This assessment is particularly important in asymptomatic patients in the early stages of HIV disease, as the ability to maintain long-term adherence to multidrug antiretroviral regimens is a major challenge -- and faltering adherence can promote the emergence of drug-resistant viral strains. Given the potential for cross-resistance among the protease inhibitors (see "Protease Inhibitor Resistance and Salvage Therapy," in this issue), a patient's treatment options can be profoundly compromised by anything short of full compliance.
Although a three-drug regimen that contains a protease inhibitor is the preferred initial regimen because of its potency, it is not the ideal initial regimen for all patients. Some cannot tolerate the side effects of protease inhibitor therapy; others cannot conform to the demands of the dosing schedules, or the dietary restrictions, or the rehydration requirements; and still others cannot afford the drugs. For these patients the recommended alternative is a regimen that combines two nucleoside analogs and a non-nucleoside reverse-transcriptase inhibitor.
There have been few direct comparisons of protease inhibitor- and NNRTI-containing three-drug regimens, but the evidence we do have suggests that the extent and duration of viral suppression is greater with combinations that contain a potent protease inhibitor. However, the INCAS trial has established an important principle in the use of NNRTIs -- namely that their effectiveness is maximized when they are used in combination with nucleoside analogs to which the patient has had no prior exposure. Moreover, the INCAS results are consistent with the thesis that near-complete suppression of viral replication can prevent the early emergence of drug resistance.
To date, the data on regimens that contain two protease inhibitors -- and those than combine a nucleoside analog, an NNRTI, and a protease inhibitor -- are insufficient to tell us what role these combinations may eventually play in initial therapy. The pairing of saquinavir and ritonavir shows promise, with a high proportion of patients achieving undetectable HIV RNA levels after 20 weeks of therapy, and it is reasonable to expect that these results will improve as increasing numbers of patients are switched over to the new soft-gel formulation of saquinavir, which has roughly nine times the bioavailability of the old formulation. Preliminary data are being gathered on other regimens that contain two protease inhibitors, but as yet these findings are too fragmentary to serve as the basis for a recommendation that they be used as initial therapy.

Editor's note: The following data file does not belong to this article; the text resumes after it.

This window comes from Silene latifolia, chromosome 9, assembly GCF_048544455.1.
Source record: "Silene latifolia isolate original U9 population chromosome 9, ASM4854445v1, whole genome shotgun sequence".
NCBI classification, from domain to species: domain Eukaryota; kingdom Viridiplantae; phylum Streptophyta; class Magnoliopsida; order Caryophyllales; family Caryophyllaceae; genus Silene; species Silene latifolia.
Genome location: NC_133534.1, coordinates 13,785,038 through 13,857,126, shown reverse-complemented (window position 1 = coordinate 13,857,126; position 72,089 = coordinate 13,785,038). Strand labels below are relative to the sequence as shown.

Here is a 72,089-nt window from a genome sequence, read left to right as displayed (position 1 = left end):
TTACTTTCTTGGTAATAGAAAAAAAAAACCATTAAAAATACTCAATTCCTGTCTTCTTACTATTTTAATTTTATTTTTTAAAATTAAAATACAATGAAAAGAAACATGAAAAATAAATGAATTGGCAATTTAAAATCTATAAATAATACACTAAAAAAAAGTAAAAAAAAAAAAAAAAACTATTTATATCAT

Patients who are not considered candidates for triple-drug therapy, but who are considered at high risk for disease progression, should be started on a regimen that contains two nucleoside analogs. Two of these two-drug regimens -- d4T plus ddI and d4T plus 3TC -- have been demonstrated to produce reductions in viral load of approximately 1.5 log in antiretroviral-naïve patients, and they offer the convenience of twice-daily dosing. The combinations of ZDV plus ddI, ZDV plus ddC, and ZDV plus 3TC have also been shown to confer clinical benefit.
All five of these two-drug combinations may be used as stand-alone therapies, although they are more appropriately -- and more effectively -- combined with either a protease inhibitor or an NNRTI. At the present time, monotherapy with any of the currently available antiretroviral agents is not recommended as initial therapy. At best, monotherapy results in transient reductions in viral load; at worst, it compromises future therapy by selecting for viral mutants that are resistant to one or more antiretroviral agents. Moreover, certain two-drug regimens -- specifically ddC plus ddI, ddC plus d4T, ddC plus 3TC, and ZDV plus d4T -- are not recommended because of the limited efficacy of these combination therapies.
When should you change antiretroviral therapy?
A patient's therapeutic regimen should be changed for any of the following reasons: treatment failure (as measured by rising viral load and/or falling CD4 counts), toxic side effects or intolerance of therapy, or poor adherence (as reported by the patient or perceived by that patient's primary care-providers). Therapy should also be changed if the patient is on an outmoded or suboptimal regimen (Table 3).
While there are, as yet, no data from controlled clinical trials to establish precise criteria for treatment failure, the definition of treatment failure has been refined to reflect the availability of a number of potent regimens, the strong scientific rationale for strict control of viral replication, and the realization that drug-resistant viral mutants emerge whenever there is ongoing viral replication.
As a general guideline, patients who have achieved levels of plasma HIV RNA that are below detectable limits -- particularly those who are taking a protease inhibitor-containing regimen -- should have their therapy switched if successive HIV RNA assays confirm that their viral load is increasing. Ideally, any confirmed detectable HIV RNA level is an indication that therapy should be changed, but from a practical standpoint, given the limited number of therapeutic alternatives available to patients who break through on their initial antiretroviral therapy, it may be reasonable to wait until the documented increase in plasma HIV RNA reaches the level of from 2,000 to 5,000 copies/mL before changing therapies. This recommendation also applies to patients taking regimens that consist of two nucleoside analogs.